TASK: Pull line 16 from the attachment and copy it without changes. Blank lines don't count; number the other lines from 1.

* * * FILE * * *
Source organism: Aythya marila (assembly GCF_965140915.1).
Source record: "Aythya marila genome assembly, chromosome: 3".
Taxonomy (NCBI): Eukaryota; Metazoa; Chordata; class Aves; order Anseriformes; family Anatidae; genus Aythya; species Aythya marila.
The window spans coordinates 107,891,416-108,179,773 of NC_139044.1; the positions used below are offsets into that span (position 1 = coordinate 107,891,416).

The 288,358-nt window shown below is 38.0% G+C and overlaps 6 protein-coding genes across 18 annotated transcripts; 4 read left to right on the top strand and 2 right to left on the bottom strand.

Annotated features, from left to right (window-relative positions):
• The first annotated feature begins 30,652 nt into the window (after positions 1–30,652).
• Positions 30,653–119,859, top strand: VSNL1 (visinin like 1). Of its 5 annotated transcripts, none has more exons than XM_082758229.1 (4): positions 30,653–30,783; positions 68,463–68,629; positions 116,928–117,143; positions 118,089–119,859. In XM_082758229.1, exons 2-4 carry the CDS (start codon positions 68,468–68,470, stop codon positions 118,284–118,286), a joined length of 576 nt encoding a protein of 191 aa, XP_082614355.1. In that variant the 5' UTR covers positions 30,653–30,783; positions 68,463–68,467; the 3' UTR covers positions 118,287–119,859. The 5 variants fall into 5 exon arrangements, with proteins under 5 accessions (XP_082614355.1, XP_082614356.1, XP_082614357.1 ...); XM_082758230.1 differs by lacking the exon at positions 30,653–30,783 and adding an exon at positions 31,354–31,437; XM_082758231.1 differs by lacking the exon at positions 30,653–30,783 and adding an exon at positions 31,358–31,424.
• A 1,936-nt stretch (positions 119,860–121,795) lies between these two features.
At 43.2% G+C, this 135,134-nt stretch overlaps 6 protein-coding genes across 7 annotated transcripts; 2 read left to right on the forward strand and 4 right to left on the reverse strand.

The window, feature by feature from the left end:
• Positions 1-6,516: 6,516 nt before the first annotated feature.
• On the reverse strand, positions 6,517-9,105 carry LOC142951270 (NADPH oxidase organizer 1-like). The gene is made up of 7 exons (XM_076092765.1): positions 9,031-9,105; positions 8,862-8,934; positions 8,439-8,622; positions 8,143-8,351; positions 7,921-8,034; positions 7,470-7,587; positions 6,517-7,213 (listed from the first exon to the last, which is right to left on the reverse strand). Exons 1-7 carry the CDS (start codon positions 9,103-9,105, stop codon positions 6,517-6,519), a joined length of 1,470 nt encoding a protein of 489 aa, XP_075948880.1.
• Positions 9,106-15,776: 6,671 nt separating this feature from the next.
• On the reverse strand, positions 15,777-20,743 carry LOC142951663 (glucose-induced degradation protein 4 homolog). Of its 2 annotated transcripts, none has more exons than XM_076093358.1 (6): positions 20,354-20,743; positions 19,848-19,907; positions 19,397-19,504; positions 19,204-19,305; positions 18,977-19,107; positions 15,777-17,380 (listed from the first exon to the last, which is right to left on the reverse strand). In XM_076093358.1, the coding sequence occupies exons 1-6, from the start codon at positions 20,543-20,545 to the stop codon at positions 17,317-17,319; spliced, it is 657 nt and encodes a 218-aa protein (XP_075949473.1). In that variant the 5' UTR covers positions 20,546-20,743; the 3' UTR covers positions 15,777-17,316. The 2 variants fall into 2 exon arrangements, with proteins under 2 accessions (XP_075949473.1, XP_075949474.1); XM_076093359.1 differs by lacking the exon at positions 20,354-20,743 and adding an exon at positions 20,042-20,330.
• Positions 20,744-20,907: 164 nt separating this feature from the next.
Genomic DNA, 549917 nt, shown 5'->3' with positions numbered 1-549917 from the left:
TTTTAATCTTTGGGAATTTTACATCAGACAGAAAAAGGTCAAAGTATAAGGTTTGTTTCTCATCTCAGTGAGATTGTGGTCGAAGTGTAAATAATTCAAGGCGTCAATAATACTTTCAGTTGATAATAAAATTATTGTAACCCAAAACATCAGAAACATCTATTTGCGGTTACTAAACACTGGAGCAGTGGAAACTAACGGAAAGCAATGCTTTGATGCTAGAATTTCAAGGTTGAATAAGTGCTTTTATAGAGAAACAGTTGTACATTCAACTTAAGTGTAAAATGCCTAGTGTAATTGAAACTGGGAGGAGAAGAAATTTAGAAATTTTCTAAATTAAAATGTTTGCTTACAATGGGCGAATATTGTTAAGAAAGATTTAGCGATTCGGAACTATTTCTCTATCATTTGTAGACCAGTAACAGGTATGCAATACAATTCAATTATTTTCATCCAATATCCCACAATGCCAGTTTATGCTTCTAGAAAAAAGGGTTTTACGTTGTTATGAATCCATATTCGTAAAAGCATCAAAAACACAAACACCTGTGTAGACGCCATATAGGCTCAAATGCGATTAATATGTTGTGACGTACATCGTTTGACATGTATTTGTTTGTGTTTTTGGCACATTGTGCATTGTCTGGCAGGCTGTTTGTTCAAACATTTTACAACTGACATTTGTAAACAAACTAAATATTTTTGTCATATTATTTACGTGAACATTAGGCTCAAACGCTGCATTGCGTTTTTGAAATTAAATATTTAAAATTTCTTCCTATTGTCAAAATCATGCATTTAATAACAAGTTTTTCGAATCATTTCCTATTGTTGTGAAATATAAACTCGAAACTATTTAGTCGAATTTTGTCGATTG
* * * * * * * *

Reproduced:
• Positions 20,744-20,907: 164 nt separating this feature from the next.